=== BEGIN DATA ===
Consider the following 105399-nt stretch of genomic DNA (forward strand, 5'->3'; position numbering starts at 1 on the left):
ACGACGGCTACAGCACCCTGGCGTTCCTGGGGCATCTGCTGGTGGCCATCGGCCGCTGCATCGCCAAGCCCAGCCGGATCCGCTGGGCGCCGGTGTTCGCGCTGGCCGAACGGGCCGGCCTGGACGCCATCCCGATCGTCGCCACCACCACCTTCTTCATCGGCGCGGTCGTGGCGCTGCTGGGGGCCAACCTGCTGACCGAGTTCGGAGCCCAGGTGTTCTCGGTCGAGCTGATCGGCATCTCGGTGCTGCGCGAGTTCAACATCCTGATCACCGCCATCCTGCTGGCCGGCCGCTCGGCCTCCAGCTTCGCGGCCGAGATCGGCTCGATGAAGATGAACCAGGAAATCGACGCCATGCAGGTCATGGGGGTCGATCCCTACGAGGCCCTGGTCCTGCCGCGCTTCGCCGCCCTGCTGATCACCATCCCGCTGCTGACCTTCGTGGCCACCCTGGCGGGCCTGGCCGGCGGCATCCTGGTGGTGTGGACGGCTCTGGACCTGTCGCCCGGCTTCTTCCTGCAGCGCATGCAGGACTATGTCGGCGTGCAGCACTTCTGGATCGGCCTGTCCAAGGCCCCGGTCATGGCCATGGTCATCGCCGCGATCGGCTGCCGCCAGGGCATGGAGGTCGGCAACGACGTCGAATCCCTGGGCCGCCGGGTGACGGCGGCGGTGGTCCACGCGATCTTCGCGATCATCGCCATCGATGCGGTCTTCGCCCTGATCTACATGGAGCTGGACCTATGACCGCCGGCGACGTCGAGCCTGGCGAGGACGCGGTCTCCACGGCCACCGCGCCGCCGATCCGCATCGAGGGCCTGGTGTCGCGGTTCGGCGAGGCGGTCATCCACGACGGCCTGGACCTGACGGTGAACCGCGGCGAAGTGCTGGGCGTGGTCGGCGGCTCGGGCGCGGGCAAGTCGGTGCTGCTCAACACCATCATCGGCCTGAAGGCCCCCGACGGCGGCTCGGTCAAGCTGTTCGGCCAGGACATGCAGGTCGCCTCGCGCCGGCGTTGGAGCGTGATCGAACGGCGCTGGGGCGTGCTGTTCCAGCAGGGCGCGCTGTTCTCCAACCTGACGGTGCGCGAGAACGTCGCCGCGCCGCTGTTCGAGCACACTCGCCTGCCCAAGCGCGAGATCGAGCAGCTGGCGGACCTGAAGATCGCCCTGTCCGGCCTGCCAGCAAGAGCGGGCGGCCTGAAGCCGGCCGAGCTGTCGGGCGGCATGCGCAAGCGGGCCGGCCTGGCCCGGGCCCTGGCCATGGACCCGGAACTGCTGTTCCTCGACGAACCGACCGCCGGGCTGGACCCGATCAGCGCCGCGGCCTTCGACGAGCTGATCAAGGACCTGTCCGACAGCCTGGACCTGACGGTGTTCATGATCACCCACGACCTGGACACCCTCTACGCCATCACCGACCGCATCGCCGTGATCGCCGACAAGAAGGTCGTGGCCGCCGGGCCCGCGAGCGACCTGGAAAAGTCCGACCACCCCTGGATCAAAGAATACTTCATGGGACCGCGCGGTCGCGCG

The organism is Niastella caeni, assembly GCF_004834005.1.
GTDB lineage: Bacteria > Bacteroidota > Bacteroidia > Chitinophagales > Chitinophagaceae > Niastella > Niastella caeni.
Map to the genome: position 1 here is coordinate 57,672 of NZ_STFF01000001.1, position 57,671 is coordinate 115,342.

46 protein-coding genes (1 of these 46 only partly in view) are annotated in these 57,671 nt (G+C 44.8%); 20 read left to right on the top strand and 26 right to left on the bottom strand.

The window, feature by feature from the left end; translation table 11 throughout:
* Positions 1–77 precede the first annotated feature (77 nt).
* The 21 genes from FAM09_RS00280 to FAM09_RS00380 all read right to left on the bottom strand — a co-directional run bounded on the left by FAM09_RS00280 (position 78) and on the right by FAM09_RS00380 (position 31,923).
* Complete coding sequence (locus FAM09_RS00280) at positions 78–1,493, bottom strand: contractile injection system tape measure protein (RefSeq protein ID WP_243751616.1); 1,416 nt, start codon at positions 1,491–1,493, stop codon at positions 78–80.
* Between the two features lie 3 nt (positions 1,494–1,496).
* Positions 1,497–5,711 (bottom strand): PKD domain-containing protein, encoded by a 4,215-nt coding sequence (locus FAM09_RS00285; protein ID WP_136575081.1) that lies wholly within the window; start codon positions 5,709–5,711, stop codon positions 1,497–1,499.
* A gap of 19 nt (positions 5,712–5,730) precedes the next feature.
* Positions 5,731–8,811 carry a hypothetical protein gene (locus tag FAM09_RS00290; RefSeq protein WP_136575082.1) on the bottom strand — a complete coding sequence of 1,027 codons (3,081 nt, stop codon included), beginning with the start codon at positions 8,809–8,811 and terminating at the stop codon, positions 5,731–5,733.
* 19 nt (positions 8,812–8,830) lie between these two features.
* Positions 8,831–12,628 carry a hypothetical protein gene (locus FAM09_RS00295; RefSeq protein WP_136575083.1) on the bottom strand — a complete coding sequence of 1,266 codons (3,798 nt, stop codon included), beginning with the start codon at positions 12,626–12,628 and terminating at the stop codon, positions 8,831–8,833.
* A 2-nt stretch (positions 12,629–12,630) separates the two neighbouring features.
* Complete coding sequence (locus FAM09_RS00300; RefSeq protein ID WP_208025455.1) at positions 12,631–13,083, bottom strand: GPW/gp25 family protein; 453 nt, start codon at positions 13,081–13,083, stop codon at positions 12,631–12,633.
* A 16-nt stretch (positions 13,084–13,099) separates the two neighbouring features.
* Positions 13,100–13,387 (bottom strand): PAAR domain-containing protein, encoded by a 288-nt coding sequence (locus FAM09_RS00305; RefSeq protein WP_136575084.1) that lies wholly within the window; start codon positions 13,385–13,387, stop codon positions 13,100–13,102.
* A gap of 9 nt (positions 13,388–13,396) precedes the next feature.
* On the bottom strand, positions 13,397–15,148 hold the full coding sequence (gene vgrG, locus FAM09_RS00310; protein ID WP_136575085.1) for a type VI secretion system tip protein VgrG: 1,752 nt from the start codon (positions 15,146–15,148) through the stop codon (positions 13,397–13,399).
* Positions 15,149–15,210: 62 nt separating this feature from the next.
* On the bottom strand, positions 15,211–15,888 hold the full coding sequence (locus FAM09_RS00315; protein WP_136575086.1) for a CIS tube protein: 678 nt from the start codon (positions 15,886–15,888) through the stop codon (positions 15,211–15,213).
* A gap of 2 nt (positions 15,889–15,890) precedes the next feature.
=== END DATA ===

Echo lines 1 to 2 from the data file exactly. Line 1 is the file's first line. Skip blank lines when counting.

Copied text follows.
Consider the following 105399-nt stretch of genomic DNA (forward strand, 5'->3'; position numbering starts at 1 on the left):
ACGACGGCTACAGCACCCTGGCGTTCCTGGGGCATCTGCTGGTGGCCATCGGCCGCTGCATCGCCAAGCCCAGCCGGATCCGCTGGGCGCCGGTGTTCGCGCTGGCCGAACGGGCCGGCCTGGACGCCATCCCGATCGTCGCCACCACCACCTTCTTCATCGGCGCGGTCGTGGCGCTGCTGGGGGCCAACCTGCTGACCGAGTTCGGAGCCCAGGTGTTCTCGGTCGAGCTGATCGGCATCTCGGTGCTGCGCGAGTTCAACATCCTGATCACCGCCATCCTGCTGGCCGGCCGCTCGGCCTCCAGCTTCGCGGCCGAGATCGGCTCGATGAAGATGAACCAGGAAATCGACGCCATGCAGGTCATGGGGGTCGATCCCTACGAGGCCCTGGTCCTGCCGCGCTTCGCCGCCCTGCTGATCACCATCCCGCTGCTGACCTTCGTGGCCACCCTGGCGGGCCTGGCCGGCGGCATCCTGGTGGTGTGGACGGCTCTGGACCTGTCGCCCGGCTTCTTCCTGCAGCGCATGCAGGACTATGTCGGCGTGCAGCACTTCTGGATCGGCCTGTCCAAGGCCCCGGTCATGGCCATGGTCATCGCCGCGATCGGCTGCCGCCAGGGCATGGAGGTCGGCAACGACGTCGAATCCCTGGGCCGCCGGGTGACGGCGGCGGTGGTCCACGCGATCTTCGCGATCATCGCCATCGATGCGGTCTTCGCCCTGATCTACATGGAGCTGGACCTATGACCGCCGGCGACGTCGAGCCTGGCGAGGACGCGGTCTCCACGGCCACCGCGCCGCCGATCCGCATCGAGGGCCTGGTGTCGCGGTTCGGCGAGGCGGTCATCCACGACGGCCTGGACCTGACGGTGAACCGCGGCGAAGTGCTGGGCGTGGTCGGCGGCTCGGGCGCGGGCAAGTCGGTGCTGCTCAACACCATCATCGGCCTGAAGGCCCCCGACGGCGGCTCGGTCAAGCTGTTCGGCCAGGACATGCAGGTCGCCTCGCGCCGGCGTTGGAGCGTGATCGAACGGCGCTGGGGCGTGCTGTTCCAGCAGGGCGCGCTGTTCTCCAACCTGACGGTGCGCGAGAACGTCGCCGCGCCGCTGTTCGAGCACACTCGCCTGCCCAAGCGCGAGATCGAGCAGCTGGCGGACCTGAAGATCGCCCTGTCCGGCCTGCCAGCAAGAGCGGGCGGCCTGAAGCCGGCCGAGCTGTCGGGCGGCATGCGCAAGCGGGCCGGCCTGGCCCGGGCCCTGGCCATGGACCCGGAACTGCTGTTCCTCGACGAACCGACCGCCGGGCTGGACCCGATCAGCGCCGCGGCCTTCGACGAGCTGATCAAGGACCTGTCCGACAGCCTGGACCTGACGGTGTTCATGATCACCCACGACCTGGACACCCTCTACGCCATCACCGACCGCATCGCCGTGATCGCCGACAAGAAGGTCGTGGCCGCCGGGCCCGCGAGCGACCTGGAAAAGTCCGACCACCCCTGGATCAAAGAATACTTCATGGGACCGCGCGGTCGCGCG